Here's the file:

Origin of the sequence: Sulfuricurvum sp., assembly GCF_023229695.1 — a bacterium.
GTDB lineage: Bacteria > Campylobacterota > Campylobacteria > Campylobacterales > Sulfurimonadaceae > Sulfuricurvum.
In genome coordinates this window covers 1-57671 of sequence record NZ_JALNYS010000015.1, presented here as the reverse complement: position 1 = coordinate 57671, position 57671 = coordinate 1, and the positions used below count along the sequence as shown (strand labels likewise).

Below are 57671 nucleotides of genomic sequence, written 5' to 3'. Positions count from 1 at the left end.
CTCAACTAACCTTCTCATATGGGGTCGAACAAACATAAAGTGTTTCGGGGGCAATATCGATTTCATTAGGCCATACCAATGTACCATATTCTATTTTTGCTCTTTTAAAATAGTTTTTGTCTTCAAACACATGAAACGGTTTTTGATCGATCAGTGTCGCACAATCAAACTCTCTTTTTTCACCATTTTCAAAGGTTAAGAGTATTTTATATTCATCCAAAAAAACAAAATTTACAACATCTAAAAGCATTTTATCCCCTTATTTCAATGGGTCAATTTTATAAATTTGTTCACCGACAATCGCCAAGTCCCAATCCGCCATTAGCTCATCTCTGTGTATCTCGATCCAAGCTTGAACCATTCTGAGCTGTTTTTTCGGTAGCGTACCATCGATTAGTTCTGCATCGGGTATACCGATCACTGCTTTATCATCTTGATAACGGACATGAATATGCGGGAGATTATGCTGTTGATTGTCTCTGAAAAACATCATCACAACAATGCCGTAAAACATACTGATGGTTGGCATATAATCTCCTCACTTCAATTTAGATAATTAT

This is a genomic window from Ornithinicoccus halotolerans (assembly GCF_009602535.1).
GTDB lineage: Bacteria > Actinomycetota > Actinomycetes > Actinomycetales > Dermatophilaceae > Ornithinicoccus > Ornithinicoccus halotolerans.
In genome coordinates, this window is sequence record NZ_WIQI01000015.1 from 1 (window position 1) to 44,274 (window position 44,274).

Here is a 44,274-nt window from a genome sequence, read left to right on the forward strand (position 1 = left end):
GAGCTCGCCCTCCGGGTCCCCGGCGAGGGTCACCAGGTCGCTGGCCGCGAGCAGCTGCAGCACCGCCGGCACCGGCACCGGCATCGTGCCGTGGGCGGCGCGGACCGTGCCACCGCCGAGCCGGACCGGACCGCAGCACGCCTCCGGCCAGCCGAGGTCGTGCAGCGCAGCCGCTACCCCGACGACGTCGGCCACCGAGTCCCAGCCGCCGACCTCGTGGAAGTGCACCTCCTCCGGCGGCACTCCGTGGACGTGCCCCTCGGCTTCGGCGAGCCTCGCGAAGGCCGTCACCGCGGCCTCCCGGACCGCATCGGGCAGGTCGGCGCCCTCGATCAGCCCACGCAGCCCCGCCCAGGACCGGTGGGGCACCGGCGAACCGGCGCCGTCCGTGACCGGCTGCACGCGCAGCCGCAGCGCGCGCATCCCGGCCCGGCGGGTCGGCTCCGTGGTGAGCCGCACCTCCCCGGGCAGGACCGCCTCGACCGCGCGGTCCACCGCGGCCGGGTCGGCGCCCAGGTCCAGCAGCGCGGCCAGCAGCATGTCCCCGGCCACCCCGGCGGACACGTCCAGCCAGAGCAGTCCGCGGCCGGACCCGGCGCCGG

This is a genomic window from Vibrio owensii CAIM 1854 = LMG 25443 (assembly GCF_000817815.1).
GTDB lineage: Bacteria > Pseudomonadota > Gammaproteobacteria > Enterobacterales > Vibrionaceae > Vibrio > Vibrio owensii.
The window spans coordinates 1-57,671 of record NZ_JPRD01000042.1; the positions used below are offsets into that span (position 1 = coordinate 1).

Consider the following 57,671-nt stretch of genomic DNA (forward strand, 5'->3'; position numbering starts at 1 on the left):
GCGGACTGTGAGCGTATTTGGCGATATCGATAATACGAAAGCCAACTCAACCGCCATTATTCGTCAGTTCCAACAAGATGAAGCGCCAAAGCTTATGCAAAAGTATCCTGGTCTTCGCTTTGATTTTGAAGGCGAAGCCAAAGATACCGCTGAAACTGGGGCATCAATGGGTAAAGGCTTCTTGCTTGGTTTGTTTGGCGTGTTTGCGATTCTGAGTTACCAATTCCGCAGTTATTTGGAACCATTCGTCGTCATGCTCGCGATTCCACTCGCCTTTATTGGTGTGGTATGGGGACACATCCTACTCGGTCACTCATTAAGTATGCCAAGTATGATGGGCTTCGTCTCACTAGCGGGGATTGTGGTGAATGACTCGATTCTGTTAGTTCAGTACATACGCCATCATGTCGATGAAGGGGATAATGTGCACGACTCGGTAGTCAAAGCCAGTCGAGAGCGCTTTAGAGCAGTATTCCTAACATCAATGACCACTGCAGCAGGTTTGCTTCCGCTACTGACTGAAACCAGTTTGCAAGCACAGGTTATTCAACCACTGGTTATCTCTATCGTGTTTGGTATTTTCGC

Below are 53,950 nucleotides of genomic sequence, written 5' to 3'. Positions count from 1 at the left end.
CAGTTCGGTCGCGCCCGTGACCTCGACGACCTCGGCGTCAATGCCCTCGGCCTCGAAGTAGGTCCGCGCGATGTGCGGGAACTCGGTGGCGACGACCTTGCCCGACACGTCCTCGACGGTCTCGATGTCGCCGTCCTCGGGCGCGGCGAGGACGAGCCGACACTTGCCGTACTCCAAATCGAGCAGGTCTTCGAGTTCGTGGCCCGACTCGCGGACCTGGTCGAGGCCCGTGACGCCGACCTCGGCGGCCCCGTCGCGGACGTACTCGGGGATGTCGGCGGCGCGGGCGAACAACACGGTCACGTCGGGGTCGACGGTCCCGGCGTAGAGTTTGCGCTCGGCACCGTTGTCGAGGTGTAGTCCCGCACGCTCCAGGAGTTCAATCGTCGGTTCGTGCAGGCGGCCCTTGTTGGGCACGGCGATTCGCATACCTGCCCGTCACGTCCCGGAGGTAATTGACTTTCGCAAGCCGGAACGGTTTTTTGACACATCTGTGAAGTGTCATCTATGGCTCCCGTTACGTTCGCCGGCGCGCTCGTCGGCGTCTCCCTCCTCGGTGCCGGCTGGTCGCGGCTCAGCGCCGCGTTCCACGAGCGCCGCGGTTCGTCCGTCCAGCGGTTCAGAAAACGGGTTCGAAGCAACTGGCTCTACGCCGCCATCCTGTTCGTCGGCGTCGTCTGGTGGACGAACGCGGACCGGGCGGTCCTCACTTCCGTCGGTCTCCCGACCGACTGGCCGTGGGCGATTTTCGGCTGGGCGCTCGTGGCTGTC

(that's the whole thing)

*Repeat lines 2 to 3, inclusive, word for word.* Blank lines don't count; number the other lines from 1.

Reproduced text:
GTDB lineage: Bacteria > Campylobacterota > Campylobacteria > Campylobacterales > Sulfurimonadaceae > Sulfuricurvum.
In genome coordinates this window covers 1-57671 of sequence record NZ_JALNYS010000015.1, presented here as the reverse complement: position 1 = coordinate 57671, position 57671 = coordinate 1, and the positions used below count along the sequence as shown (strand labels likewise).